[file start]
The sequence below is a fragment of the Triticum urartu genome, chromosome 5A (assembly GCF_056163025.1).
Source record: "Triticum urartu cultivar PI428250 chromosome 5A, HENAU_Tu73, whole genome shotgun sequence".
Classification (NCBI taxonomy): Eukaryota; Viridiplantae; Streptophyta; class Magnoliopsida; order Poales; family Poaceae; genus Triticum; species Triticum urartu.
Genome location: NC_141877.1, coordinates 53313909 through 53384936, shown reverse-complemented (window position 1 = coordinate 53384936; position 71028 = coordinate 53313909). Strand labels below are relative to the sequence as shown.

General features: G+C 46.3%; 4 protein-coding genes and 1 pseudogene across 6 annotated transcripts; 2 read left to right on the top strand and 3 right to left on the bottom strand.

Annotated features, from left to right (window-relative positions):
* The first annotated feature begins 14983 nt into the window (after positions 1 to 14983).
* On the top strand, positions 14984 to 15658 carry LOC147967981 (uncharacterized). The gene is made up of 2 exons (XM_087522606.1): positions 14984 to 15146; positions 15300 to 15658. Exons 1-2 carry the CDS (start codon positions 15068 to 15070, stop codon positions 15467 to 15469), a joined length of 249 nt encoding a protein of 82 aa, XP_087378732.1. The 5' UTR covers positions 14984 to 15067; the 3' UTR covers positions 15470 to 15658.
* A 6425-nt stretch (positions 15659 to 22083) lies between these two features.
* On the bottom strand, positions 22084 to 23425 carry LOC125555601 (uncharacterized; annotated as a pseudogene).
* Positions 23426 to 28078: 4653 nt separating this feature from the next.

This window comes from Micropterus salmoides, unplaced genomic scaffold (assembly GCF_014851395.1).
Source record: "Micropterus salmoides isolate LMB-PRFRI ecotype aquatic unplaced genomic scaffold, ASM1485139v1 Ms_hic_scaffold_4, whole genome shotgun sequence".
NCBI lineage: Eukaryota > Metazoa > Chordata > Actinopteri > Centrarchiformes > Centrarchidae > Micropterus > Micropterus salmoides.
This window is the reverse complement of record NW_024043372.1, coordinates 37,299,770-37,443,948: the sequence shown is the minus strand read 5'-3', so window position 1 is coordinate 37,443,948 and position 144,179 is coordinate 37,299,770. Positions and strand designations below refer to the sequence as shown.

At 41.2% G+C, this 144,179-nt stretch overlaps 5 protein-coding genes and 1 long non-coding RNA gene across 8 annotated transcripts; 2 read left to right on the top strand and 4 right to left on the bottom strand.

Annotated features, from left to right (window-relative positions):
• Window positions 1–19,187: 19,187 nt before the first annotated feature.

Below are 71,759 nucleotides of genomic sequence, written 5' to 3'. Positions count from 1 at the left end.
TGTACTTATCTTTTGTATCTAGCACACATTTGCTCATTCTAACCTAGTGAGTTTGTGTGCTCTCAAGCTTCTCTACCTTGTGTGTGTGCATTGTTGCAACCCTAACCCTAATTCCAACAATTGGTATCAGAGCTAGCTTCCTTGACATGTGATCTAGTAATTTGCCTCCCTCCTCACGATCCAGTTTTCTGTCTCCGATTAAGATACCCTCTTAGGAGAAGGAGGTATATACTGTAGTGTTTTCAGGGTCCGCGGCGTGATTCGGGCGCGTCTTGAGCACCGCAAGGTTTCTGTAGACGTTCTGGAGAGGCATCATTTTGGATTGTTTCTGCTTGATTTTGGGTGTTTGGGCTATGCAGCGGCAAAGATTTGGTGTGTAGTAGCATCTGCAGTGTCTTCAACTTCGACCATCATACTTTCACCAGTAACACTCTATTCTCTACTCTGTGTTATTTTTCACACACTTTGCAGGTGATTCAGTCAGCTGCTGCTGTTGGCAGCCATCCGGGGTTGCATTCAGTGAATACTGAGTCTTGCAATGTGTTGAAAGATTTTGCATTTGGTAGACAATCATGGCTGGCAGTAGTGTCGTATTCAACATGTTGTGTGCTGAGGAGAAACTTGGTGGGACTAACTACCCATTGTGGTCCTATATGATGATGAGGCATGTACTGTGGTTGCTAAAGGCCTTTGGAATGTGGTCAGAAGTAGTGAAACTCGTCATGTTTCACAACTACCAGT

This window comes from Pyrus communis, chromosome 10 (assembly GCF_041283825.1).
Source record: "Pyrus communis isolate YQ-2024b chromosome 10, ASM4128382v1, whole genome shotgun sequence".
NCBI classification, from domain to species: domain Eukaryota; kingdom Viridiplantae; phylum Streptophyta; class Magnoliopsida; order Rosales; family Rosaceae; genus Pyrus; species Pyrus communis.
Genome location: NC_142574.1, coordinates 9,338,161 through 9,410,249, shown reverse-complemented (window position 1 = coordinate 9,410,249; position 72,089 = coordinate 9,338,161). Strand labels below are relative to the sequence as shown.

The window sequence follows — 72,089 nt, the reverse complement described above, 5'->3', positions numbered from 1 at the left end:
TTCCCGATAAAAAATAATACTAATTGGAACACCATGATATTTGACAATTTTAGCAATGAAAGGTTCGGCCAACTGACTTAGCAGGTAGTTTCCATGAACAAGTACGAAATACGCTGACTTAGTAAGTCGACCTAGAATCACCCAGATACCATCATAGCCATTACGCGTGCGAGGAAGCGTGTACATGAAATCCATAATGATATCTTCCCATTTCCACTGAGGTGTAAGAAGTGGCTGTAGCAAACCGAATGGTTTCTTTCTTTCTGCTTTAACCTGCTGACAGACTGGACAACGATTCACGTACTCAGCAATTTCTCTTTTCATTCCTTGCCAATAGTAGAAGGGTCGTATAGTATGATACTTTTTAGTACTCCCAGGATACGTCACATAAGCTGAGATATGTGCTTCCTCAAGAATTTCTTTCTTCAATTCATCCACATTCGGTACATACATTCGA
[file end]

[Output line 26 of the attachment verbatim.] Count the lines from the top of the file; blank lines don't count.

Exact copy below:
TTCCCGATAAAAAATAATACTAATTGGAACACCATGATATTTGACAATTTTAGCAATGAAAGGTTCGGCCAACTGACTTAGCAGGTAGTTTCCATGAACAAGTACGAAATACGCTGACTTAGTAAGTCGACCTAGAATCACCCAGATACCATCATAGCCATTACGCGTGCGAGGAAGCGTGTACATGAAATCCATAATGATATCTTCCCATTTCCACTGAGGTGTAAGAAGTGGCTGTAGCAAACCGAATGGTTTCTTTCTTTCTGCTTTAACCTGCTGACAGACTGGACAACGATTCACGTACTCAGCAATTTCTCTTTTCATTCCTTGCCAATAGTAGAAGGGTCGTATAGTATGATACTTTTTAGTACTCCCAGGATACGTCACATAAGCTGAGATATGTGCTTCCTCAAGAATTTCTTTCTTCAATTCATCCACATTCGGTACATACATTCGA